Mobile App Usage Statistics Shows App Download Numbers Don’t Mean Success

There has been something of an App War in the UK. The App Store versus the Android Market, Windows Phone Marketplace. Each is turning to developers to offer more choice for consumers. As smartphones get faster, allowing a quicker transfer of data, integrating Augmented Reality along with fancy graphics we have developed a habit for downloading games, information or apps just to make our lives easier or just a little bit more fun. But how much do we really love our Apps?

New research suggests while we might rush to download the latest app and play with it for a few days, in fact our love runs cold quickly. The research focussed on users in the US. It showed that 68% of smartphone users only open five or fewer apps a week. 17% don’t use any apps and under half, 42% of Americans have a device that has apps.

They are, the researchers say, merely a novelty that wears off. We delete apps we get bored with, we stop using them and if you use an operating system that shows up the apps you use most frequently, you can scroll through the screens to show the ones that have fallen out of favour. The estimate is that around 80% of apps are eventually deleted, which is why the researchers of this report say measuring downloads of apps is a bad way to measure how popular they might actually be.

The importance for apps to smartphone launches has grown as it is a good way of showcasing a devices capability. Both EA and Gameloft released new apps and games to coincide with the iPhone 4S. Siri was an app itself originally, and the developers were taken over by Apple. But while there is big demand at the launch, users tend to whittle down the apps they use regularly, until there are just a core few they use. The Nokia Lumia 800, the first to use Windows Phone 7.5 Mango, made app integration even easier by adopting social networking platform friendliness, allowing users to see Twitter and Facebook updates as though they were messages. BBM, or Blackberry Messenger is much the same, a feature that has become so integrated into device practice that it is a social networking platform in its own right.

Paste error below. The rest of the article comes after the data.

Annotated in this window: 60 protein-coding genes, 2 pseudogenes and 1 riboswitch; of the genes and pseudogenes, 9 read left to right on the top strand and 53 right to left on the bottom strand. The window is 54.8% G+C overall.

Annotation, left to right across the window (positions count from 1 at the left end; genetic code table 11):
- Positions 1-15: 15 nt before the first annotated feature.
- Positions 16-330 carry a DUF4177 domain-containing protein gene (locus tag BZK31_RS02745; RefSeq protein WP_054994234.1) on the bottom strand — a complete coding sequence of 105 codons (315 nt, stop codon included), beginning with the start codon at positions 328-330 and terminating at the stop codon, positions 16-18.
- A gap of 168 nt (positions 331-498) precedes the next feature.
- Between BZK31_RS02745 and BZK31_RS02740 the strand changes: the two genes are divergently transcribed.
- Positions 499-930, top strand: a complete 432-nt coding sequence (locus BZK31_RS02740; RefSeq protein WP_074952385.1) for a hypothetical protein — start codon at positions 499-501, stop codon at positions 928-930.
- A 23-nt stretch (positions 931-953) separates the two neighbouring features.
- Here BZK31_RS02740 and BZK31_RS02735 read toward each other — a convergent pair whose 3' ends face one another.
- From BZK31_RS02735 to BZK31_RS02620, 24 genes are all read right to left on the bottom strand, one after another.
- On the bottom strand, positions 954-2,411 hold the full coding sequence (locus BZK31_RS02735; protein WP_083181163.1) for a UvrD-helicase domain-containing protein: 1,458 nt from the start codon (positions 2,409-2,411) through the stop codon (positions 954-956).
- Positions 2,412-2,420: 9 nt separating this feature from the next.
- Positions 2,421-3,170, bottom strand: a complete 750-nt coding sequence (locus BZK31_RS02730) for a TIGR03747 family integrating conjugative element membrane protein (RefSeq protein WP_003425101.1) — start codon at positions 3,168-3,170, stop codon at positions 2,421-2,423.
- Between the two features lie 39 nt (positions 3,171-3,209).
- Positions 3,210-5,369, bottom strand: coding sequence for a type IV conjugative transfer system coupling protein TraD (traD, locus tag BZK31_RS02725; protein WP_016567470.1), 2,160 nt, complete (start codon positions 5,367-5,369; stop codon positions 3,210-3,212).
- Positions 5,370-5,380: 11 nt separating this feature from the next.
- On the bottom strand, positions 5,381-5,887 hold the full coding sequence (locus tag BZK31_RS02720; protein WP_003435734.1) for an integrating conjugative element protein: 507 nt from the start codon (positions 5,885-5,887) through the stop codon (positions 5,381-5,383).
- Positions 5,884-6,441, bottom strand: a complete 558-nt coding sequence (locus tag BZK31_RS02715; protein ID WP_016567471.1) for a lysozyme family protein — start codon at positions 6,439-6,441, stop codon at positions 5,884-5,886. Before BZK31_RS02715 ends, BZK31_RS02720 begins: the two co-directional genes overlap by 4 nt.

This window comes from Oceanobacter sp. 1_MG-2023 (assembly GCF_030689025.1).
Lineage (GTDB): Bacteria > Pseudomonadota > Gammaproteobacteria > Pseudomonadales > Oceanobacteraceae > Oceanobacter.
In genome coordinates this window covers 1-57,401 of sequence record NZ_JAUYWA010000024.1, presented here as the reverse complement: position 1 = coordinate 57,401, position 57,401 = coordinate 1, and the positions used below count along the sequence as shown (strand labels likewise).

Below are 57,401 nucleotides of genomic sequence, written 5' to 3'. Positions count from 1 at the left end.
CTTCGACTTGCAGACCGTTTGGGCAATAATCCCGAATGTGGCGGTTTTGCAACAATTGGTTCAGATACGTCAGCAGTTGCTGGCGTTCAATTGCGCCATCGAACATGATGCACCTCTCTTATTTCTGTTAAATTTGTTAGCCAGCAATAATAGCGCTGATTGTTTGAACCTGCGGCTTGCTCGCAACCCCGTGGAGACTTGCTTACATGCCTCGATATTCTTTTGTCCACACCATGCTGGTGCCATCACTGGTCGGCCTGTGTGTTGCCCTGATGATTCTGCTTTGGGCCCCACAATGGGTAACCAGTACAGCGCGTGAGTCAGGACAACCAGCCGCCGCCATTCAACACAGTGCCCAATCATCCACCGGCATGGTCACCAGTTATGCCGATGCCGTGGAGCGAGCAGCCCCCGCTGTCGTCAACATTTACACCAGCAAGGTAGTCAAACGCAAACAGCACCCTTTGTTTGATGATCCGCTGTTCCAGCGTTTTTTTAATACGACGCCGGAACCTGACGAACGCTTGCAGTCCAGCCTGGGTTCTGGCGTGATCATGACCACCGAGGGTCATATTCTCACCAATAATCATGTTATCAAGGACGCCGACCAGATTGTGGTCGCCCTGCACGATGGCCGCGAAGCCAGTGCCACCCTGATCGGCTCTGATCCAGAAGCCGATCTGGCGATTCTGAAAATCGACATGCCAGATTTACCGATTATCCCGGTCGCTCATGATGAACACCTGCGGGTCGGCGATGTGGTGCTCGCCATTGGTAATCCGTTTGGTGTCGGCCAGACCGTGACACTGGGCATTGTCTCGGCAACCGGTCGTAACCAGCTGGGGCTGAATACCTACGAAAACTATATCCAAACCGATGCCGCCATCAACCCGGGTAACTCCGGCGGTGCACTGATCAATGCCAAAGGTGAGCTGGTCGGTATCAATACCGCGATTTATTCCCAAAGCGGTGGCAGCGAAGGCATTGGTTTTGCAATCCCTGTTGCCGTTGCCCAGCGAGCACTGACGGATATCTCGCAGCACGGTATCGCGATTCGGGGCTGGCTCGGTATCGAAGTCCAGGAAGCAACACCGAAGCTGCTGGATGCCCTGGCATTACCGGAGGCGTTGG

For app developers though, it is not great news. Apps do not make firms a huge amount of money, no matter how much of a push they might get on the AppStore. One UK based developer created a wide range of apps but still saw that arm of their business operate at a loss. A good profile raiser, but not a sound business model.

But is it so bad that we use and lose apps? One of the best things about our smartphones is the ability to mould them and personalise them. Keeping it fresh with new apps makes it easier for us to explore new games and new places. We might get excited about a tourism app while in a new city, but never use it again when we get home, but instead of seeing apps as a long term download, should we just see them as a short term fancy, a fling rather than a marriage? With so many millions of apps to choose from it would be impossible for anyone who sample even half over the course of a smartphone’s lifetime. More choice makes it easier for us to pick and choose, as difficult as that may before developers who want us to keep hold of them forever.